Jack Boulware, one of the founders of San Francisco’s annual independent literary festival Litquake, expressed gratitude for the work of small publishers to provide a platform for international voices: “I’ve found that often, those sorts of stories that get published by these translation presses are stuff that you would never see published in the United States otherwise,” he said. “I love that those stories are able to be read here, that we have that option to read them.”
World’s the limit
This past year, the festival’s international event series “Words Around the World” featured writers from across the globe — from South Africa to Nigeria — giving audiences the opportunity to get to know the diverse literary talents beyond our borders.
In an event titled “A Sense of Place,” Icelandic author Ófeigur Sigurðsson took the stage alongside Brazilian author Carol Bensimon. Sigurðsson’s most recent novel, “Öræfi: The Wasteland,” received critical acclaim after it was first published in Iceland in 2014. The English translation was debuted by Deep Vellum Publishing in September 2018.
Boulware explained that Sigurðsson’s style veers from what many audiences in the U.S. might be accustomed to encountering in domestic literature. Besides the distinctive, and likely unfamiliar, setting — the story takes place in rural Iceland — the entire narrative takes the form of a medical report. Boulware argued that this departure from “traditional (North American) storytelling” can provide a critical learning experience for readers who have yet to encounter works by foreign authors. Translated works have played a major part in carrying new styles and genres across the globe — translations of Gabriel García Márquez’ “100 Years of Solitude” played a major part in introducing magical realism to audiences outside of the Spanish-speaking world.
Cherilyn Parsons, the founder and executive director of the Bay Area Book Festival, made a similar claim: “Reading international literature does require a bit more effort on the part of the reader,” she said. “Of course, it also offers rewards beyond what domestic literature would offer.”
Parsons mentioned differences in semantic structure and cultural references — barriers that readers might initially find challenging, but can also make these narratives incredibly refreshing for American audiences.
Last April, the Bay Area Book Festival included a range of captivating international authors in its lineup, including award-winning Kenyan novelist Ngũgĩ wa Thiong’o, highly regarded Norwegian short story writer Gunnhild Øyehaug and Danish author Sara Blaedel, who wrote an internationally best-selling crime fiction series.
“Of course, (translated literature) also offers rewards beyond what domestic literature would offer.” — Cherilyn Parsons
According to Parsons, the panels featuring foreign authors have been some of the festival’s most highly anticipated events. Its “Nordic Noir” session, which offers a glimpse into the world of chilling and captivating thrillers from Northern Europe, has historically been one of the festival’s most well-attended author panels.
Translation in progress
“It’s always exciting to me to see the audiences that come out for these kinds of conversations,” said Michael Holtmann, publisher and executive director at the Center for the Art of Translation in San Francisco. He served as a moderator for an event at last year’s festival that featured Japanese author Matsatsugo Ono, whose book “Lion Cross Point” was published in translation by Two Lines Press, the center’s small press dedicated to publishing exclusively books in translation. The crowd at Matsatsugo’s panel last April was standing-room only, which Holtmann didn’t find entirely surprising. He said it speaks to the rising interest and enthusiasm for global literature that can be found among readers in Bay Area.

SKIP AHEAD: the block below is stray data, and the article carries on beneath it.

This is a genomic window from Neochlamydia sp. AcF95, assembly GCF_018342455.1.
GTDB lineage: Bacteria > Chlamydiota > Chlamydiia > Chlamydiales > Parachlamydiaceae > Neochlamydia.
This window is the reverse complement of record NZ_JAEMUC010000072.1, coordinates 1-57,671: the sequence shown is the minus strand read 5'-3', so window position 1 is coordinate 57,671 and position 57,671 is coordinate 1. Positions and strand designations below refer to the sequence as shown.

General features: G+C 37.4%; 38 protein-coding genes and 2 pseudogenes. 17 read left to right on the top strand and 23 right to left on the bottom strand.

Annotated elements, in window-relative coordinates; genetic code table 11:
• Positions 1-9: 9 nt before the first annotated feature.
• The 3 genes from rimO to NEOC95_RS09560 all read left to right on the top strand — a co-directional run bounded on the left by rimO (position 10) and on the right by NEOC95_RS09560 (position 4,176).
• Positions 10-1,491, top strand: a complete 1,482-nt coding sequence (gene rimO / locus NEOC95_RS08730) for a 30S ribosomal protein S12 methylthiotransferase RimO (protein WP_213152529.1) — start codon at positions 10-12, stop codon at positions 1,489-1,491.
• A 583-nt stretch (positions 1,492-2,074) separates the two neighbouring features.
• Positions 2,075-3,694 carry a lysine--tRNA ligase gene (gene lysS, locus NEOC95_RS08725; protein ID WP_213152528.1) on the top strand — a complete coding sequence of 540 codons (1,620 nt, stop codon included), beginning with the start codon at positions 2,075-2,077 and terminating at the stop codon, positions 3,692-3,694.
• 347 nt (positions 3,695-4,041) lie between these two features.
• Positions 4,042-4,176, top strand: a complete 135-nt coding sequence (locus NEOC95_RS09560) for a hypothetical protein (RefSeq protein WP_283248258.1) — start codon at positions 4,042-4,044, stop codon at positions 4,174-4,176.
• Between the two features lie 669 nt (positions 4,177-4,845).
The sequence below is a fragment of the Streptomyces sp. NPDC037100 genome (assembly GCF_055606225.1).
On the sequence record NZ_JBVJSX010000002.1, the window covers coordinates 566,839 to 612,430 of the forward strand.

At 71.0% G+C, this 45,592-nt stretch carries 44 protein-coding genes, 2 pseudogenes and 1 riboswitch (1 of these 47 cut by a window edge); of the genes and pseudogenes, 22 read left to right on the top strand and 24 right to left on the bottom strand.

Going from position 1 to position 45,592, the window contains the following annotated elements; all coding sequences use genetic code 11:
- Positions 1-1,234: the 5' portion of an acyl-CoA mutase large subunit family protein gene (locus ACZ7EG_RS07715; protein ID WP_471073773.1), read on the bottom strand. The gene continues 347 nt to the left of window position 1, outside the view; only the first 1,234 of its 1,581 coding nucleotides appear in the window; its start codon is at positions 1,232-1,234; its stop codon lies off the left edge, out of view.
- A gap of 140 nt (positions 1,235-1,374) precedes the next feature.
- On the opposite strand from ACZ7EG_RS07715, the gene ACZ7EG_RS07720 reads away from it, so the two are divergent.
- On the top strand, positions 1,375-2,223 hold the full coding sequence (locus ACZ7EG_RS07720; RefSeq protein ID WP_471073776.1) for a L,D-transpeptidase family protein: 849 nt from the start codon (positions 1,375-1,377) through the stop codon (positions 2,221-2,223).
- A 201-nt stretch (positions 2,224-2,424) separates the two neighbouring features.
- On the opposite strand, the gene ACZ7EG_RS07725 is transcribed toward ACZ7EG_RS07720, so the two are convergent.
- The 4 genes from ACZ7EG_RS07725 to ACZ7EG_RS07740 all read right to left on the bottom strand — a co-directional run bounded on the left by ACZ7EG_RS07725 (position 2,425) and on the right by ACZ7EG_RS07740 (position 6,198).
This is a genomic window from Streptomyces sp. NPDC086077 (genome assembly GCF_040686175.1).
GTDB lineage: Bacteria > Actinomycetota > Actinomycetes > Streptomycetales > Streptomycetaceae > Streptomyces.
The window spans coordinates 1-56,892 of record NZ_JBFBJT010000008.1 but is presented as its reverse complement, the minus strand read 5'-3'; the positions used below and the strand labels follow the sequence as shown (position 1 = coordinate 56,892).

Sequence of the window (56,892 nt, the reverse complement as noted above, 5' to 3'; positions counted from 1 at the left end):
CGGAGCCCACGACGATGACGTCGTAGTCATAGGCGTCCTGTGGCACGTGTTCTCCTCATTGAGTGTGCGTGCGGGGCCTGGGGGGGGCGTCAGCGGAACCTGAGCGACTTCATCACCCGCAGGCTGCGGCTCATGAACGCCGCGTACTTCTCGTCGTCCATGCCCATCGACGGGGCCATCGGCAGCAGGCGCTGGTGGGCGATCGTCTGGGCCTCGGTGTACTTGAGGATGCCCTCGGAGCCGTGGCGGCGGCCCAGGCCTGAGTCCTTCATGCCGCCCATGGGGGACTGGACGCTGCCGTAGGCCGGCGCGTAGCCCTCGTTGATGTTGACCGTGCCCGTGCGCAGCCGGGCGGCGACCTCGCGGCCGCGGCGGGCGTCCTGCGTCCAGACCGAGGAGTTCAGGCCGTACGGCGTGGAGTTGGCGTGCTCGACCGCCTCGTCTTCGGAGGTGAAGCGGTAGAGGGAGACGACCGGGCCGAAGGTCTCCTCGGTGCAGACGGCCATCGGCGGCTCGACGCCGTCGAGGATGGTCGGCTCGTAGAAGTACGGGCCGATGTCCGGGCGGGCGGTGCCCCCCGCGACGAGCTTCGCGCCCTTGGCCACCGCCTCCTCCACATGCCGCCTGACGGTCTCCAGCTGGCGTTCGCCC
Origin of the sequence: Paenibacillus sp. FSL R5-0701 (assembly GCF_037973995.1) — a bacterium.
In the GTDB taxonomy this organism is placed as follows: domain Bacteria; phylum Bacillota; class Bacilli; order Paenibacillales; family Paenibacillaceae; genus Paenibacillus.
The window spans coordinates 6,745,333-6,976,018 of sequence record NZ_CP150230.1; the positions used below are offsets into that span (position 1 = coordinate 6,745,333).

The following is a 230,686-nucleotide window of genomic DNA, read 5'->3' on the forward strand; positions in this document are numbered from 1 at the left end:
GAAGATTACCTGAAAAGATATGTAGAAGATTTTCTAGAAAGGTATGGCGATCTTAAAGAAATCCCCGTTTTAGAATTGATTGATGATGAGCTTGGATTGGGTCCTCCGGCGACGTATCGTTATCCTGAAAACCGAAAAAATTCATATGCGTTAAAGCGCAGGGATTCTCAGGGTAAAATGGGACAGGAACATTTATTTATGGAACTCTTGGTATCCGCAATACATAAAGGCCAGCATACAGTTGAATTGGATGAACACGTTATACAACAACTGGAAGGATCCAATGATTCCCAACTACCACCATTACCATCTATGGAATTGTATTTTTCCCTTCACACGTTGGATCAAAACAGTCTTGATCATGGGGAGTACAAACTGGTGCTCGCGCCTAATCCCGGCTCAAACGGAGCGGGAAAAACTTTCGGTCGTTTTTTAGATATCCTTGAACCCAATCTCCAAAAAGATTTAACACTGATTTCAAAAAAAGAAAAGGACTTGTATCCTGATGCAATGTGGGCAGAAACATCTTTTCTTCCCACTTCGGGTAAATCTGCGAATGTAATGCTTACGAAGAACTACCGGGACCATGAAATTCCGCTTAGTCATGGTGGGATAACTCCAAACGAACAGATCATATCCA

The center was born out the of the literary journal Two Lines, which sought literary voices from around the world and provided a platform to share these works with English-speaking audiences. Now a multiplatform nonprofit organization, the center continues to work through this mission while also recognizing and celebrating the work of translators, whose talents and contributions often go unrecognized.
“We have an emphasis on celebrating literary translation because of the way in which we feel it enriches culture,” Holtmann explained. “You see these different relationships, perspectives, different kind of atmosphere in literature, different points of view.”
When publishing a book for the first time in English, Holtmann emphasized the importance of paying due credit to the translator. The individuals within these positions play a critical role in communicating the message of the work, all the while navigating the difficulties of language transition — everything from differences in vocabulary to cultural references and the pacing of phrases. He pointed to the work of Katherine Silver, a Berkeley resident who has expertly captured the voices of renowned Spanish-speaking authors such as Horacio Castellanos Moya and Julio Cortázar. She worked closely with Adam and Ashley Levy in the process of translating Maria Sonia Cristoff’s memoir “False Calm,” a riveting portrayal of life in Patagonia that was published by Transit in October.
“There’s always that consideration for the true complexity of what goes into bringing a book from one language into another, how to stay loyal to the original text as much as possible,” Ashley Levy said. For the Levys, working alongside the translators has been one of the most interesting and rewarding parts of publishing translated works.
And as many avid readers of international literature can confirm, books by foreign authors stand out among the ranks of domestic literature in the U.S. The Levys want readers to reach for their books with the understanding that these works can provide a sort of learning experience, one that offers its own distinctive appeal.
A ‘literary ecosystem”